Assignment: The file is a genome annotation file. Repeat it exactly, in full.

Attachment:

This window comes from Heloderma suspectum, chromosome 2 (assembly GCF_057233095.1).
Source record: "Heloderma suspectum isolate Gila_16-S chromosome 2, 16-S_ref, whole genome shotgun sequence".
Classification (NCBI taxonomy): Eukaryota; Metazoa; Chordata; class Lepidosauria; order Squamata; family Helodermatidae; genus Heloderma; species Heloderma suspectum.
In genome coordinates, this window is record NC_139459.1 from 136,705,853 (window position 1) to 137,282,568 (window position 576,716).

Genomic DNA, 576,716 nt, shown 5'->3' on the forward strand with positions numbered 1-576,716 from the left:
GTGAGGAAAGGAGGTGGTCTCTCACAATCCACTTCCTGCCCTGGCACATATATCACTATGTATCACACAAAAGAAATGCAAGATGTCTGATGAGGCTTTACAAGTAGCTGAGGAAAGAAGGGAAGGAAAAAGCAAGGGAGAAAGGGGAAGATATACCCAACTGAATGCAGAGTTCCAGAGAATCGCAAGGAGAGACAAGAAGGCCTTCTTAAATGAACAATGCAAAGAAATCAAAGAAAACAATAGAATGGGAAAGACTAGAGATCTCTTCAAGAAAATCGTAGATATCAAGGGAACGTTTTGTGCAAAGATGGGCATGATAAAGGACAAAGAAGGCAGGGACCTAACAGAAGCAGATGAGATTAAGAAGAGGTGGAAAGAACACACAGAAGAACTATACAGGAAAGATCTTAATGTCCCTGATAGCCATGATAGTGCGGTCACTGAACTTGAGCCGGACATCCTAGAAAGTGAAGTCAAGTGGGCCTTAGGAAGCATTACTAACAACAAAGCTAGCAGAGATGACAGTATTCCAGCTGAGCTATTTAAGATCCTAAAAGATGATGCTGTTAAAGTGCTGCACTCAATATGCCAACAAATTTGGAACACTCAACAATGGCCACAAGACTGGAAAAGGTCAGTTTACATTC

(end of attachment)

This window comes from Heloderma suspectum, chromosome 2 (assembly GCF_057233095.1).
Source record: "Heloderma suspectum isolate Gila_16-S chromosome 2, 16-S_ref, whole genome shotgun sequence".
Classification (NCBI taxonomy): Eukaryota; Metazoa; Chordata; class Lepidosauria; order Squamata; family Helodermatidae; genus Heloderma; species Heloderma suspectum.
In genome coordinates, this window is record NC_139459.1 from 136,705,853 (window position 1) to 137,282,568 (window position 576,716).

Genomic DNA, 576,716 nt, shown 5'->3' on the forward strand with positions numbered 1-576,716 from the left:
GTGAGGAAAGGAGGTGGTCTCTCACAATCCACTTCCTGCCCTGGCACATATATCACTATGTATCACACAAAAGAAATGCAAGATGTCTGATGAGGCTTTACAAGTAGCTGAGGAAAGAAGGGAAGGAAAAAGCAAGGGAGAAAGGGGAAGATATACCCAACTGAATGCAGAGTTCCAGAGAATCGCAAGGAGAGACAAGAAGGCCTTCTTAAATGAACAATGCAAAGAAATCAAAGAAAACAATAGAATGGGAAAGACTAGAGATCTCTTCAAGAAAATCGTAGATATCAAGGGAACGTTTTGTGCAAAGATGGGCATGATAAAGGACAAAGAAGGCAGGGACCTAACAGAAGCAGATGAGATTAAGAAGAGGTGGAAAGAACACACAGAAGAACTATACAGGAAAGATCTTAATGTCCCTGATAGCCATGATAGTGCGGTCACTGAACTTGAGCCGGACATCCTAGAAAGTGAAGTCAAGTGGGCCTTAGGAAGCATTACTAACAACAAAGCTAGCAGAGATGACAGTATTCCAGCTGAGCTATTTAAGATCCTAAAAGATGATGCTGTTAAAGTGCTGCACTCAATATGCCAACAAATTTGGAACACTCAACAATGGCCACAAGACTGGAAAAGGTCAGTTTACATTC